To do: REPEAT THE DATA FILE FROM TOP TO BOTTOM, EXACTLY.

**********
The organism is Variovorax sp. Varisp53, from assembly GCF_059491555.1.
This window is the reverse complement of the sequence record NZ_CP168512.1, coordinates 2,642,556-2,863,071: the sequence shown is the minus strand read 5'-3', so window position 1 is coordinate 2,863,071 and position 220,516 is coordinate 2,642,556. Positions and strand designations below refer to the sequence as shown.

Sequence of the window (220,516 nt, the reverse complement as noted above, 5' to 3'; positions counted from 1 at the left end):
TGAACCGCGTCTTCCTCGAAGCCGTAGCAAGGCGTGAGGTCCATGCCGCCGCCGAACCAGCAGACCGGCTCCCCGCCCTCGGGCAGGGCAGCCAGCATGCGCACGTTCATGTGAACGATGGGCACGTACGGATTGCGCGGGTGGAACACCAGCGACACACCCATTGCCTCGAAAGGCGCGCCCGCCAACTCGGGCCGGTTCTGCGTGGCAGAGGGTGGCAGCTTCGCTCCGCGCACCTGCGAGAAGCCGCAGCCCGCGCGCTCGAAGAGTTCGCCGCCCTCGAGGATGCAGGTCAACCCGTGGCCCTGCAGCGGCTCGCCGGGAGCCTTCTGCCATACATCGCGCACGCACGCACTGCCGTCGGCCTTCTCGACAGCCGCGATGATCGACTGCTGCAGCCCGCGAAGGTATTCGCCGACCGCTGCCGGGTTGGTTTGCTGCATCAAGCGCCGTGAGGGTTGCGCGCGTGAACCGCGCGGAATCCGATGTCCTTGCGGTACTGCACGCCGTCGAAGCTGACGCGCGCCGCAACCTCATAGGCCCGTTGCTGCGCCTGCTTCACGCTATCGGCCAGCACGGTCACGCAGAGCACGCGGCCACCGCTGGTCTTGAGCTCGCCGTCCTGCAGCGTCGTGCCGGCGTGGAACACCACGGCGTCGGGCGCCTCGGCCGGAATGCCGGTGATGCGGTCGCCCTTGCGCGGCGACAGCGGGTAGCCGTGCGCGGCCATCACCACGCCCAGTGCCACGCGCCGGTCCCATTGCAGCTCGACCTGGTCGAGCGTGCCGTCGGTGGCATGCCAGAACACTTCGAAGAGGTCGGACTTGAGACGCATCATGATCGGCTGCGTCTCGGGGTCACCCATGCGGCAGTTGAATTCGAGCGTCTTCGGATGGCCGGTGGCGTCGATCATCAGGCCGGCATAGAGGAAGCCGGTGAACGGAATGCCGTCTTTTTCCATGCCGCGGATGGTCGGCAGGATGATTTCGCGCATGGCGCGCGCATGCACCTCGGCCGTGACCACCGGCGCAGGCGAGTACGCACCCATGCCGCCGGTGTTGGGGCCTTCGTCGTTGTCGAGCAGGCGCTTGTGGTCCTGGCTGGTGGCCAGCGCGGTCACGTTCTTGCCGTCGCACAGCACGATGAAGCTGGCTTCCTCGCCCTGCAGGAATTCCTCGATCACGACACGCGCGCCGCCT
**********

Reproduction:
The organism is Variovorax sp. Varisp53, from assembly GCF_059491555.1.
This window is the reverse complement of the sequence record NZ_CP168512.1, coordinates 2,642,556-2,863,071: the sequence shown is the minus strand read 5'-3', so window position 1 is coordinate 2,863,071 and position 220,516 is coordinate 2,642,556. Positions and strand designations below refer to the sequence as shown.

Sequence of the window (220,516 nt, the reverse complement as noted above, 5' to 3'; positions counted from 1 at the left end):
TGAACCGCGTCTTCCTCGAAGCCGTAGCAAGGCGTGAGGTCCATGCCGCCGCCGAACCAGCAGACCGGCTCCCCGCCCTCGGGCAGGGCAGCCAGCATGCGCACGTTCATGTGAACGATGGGCACGTACGGATTGCGCGGGTGGAACACCAGCGACACACCCATTGCCTCGAAAGGCGCGCCCGCCAACTCGGGCCGGTTCTGCGTGGCAGAGGGTGGCAGCTTCGCTCCGCGCACCTGCGAGAAGCCGCAGCCCGCGCGCTCGAAGAGTTCGCCGCCCTCGAGGATGCAGGTCAACCCGTGGCCCTGCAGCGGCTCGCCGGGAGCCTTCTGCCATACATCGCGCACGCACGCACTGCCGTCGGCCTTCTCGACAGCCGCGATGATCGACTGCTGCAGCCCGCGAAGGTATTCGCCGACCGCTGCCGGGTTGGTTTGCTGCATCAAGCGCCGTGAGGGTTGCGCGCGTGAACCGCGCGGAATCCGATGTCCTTGCGGTACTGCACGCCGTCGAAGCTGACGCGCGCCGCAACCTCATAGGCCCGTTGCTGCGCCTGCTTCACGCTATCGGCCAGCACGGTCACGCAGAGCACGCGGCCACCGCTGGTCTTGAGCTCGCCGTCCTGCAGCGTCGTGCCGGCGTGGAACACCACGGCGTCGGGCGCCTCGGCCGGAATGCCGGTGATGCGGTCGCCCTTGCGCGGCGACAGCGGGTAGCCGTGCGCGGCCATCACCACGCCCAGTGCCACGCGCCGGTCCCATTGCAGCTCGACCTGGTCGAGCGTGCCGTCGGTGGCATGCCAGAACACTTCGAAGAGGTCGGACTTGAGACGCATCATGATCGGCTGCGTCTCGGGGTCACCCATGCGGCAGTTGAATTCGAGCGTCTTCGGATGGCCGGTGGCGTCGATCATCAGGCCGGCATAGAGGAAGCCGGTGAACGGAATGCCGTCTTTTTCCATGCCGCGGATGGTCGGCAGGATGATTTCGCGCATGGCGCGCGCATGCACCTCGGCCGTGACCACCGGCGCAGGCGAGTACGCACCCATGCCGCCGGTGTTGGGGCCTTCGTCGTTGTCGAGCAGGCGCTTGTGGTCCTGGCTGGTGGCCAGCGCGGTCACGTTCTTGCCGTCGCACAGCACGATGAAGCTGGCTTCCTCGCCCTGCAGGAATTCCTCGATCACGACACGCGCGCCGCCT